Volume 3, Issue 1

9th June, 2011

Business Alert
FDI in Limited Liability Partnership firms

In the increasingly litigious market environment, the prospect of being a member of a partnership firm with unlimited liability is, to say the least, risky and unattractive. This led to the enactment of the Limited Liability Partnership (LLP) Act, which became effective from March 31, 2009. With the passage of this Act, a new hybrid entity, an LLP, incorporating the features of a body corporate and a partnership, can now be formed for the purpose of undertaking business in India.

Recently the Government gave a nod to changes in Foreign Direct Investment (FDI) policy, allowing FDI in LLPs. This alert summarizes this welcome announcement.

FDI Policy for LLPs

The Government had in the past issued a Discussion Paper inviting comments from stakeholders on aspects such as:

  1. Whether FDI should be allowed only in LLPs engaged in activities falling under automatic route
  2. Should only cash contribution be allowed
  3. Allowability of downstream investment,
  4. Raising ECBs

The Cabinet Committee on Economic Affairs (CCEA) has finally approved the FDI policy for LLP’s. The FDI in LLPs will be implemented in a calibrated manner, beginning with the ‘open’ sectors where monitoring is not required.

Salient features of the approved policy, as contained in the Government press release, are as follows:

  • FDI in LLPs to be allowed up to 100% in sectors/activities that are currently eligible for 100% FDI under automatic route and which do not have any FDI-linked performance conditions.
  • LLPs with FDI will not be allowed to operate in agricultural/plantation activity, print media or real estate business.
  • Prior approval from the Foreign Investment Promotion Board (FIPB) will be required for FDI in a LLP.
  • Downstream investment by LLPs with FDI will not be allowed. However, an Indian company with foreign investments can make downstream investment into a LLP with prior FIPB approval, provided both the Indian Company and the LLP are engaged in activities eligible for 100% FDI under automatic route and which do not have any FDI-linked performance conditions.
  • Only cash contribution will be permissible for FDI in LLPs.
  • Foreign Institutional Investors (FIIs) and Foreign Venture Capital Investors (FVCIs) will not be permitted to invest in LLPs. Further LLPs will also not be permitted to avail External Commercial Borrowings (ECBs.).
  • If designated partner is a body corporate, it can only be an Indian Company (not trust or other entity form).

Key implications and aspects requiring clarity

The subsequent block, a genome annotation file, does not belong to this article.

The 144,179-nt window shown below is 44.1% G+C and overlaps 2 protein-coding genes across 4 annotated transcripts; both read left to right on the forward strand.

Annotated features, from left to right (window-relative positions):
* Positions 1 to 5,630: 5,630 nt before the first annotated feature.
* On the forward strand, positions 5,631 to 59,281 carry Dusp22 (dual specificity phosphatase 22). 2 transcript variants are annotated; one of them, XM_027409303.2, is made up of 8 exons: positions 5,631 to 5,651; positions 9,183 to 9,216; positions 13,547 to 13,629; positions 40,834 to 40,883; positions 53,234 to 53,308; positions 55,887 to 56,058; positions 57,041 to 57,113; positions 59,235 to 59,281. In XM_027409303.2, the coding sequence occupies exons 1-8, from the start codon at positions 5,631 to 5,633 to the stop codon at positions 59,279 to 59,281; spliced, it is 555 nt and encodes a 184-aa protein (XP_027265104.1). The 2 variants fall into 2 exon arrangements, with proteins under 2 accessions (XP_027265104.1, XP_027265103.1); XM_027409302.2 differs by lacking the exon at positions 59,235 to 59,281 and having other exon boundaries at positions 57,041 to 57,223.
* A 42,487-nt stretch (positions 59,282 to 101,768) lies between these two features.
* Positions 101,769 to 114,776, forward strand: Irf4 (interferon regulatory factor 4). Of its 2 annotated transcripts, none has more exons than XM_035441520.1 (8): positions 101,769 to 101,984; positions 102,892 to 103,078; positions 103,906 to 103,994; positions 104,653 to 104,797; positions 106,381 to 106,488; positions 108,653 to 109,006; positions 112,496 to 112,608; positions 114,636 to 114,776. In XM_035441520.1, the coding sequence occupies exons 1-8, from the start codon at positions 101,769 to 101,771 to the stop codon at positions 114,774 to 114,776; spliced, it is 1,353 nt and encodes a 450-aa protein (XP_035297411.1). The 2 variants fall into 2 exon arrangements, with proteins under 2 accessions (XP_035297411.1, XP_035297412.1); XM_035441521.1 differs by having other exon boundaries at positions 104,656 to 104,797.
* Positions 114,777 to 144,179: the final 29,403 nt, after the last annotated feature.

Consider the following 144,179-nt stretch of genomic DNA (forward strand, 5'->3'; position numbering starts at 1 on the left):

• Since FDI in LLP’s will not be permitted in activities that have FDI-linked performance conditions, would sectors which have conditions attached for FDI, such as construction development, not be able to conduct business as LLPs with FDI?
  • Whether this restriction would also cover a sector like wholesale trading, where one of the conditions under operational guidelines is that wholesale trading to group companies should not exceed 25% of the total turnover of the wholesale venture?
  • Are the minimum capitalization norms prescribed for FDI in Non-banking Financial Companies (NBFCs), a “performance” condition, thereby restricting FDI in LLPs engaged in the 18 permissible NBFC activities?
  • The press release containing the policy announcement does not mention any pricing norms for FDI in LLPs. In case of a company, the prevailing policy and FEMA regulations stipulate that the issue price of shares issued to a foreign investor, should not be lower than the fair value determined in accordance with DCF valuation methodology, in case of an unlisted company, and valuation in terms of SEBI (ICDR) Regulations, for listed companies.
  • In case of companies, the prevailing FDI policy regime permits FDI by way of in-kind contributions (i.e. contribution of capital equipment, capitalization of pre-incorporation expenses) with prior approval of the FIPB. However, for LLPs the Government proposes to restrict FDI only by way of cash contributions to the capital.
  • Foreign Capital participation in the capital structure of the LLPs will be allowed only by way of cash considerations, received by inward remittance, through normal banking channels, or by debit to Non-resident Entity (NRE) or Foreign Currency Non-resident (FCNR) account of the person concerned, maintained with an authorized dealer/authorized bank. There is no clarity on whether capital contribution through Non-resident Ordinary (NRO )account can be done.

Approval of Foreign Investments in LLP is a welcome step by the CCEA. However without clarifications on these points, there remain tremendous doubts on its actual functioning.

For further queries e-mail - manoj.gidwani@skpgroup.com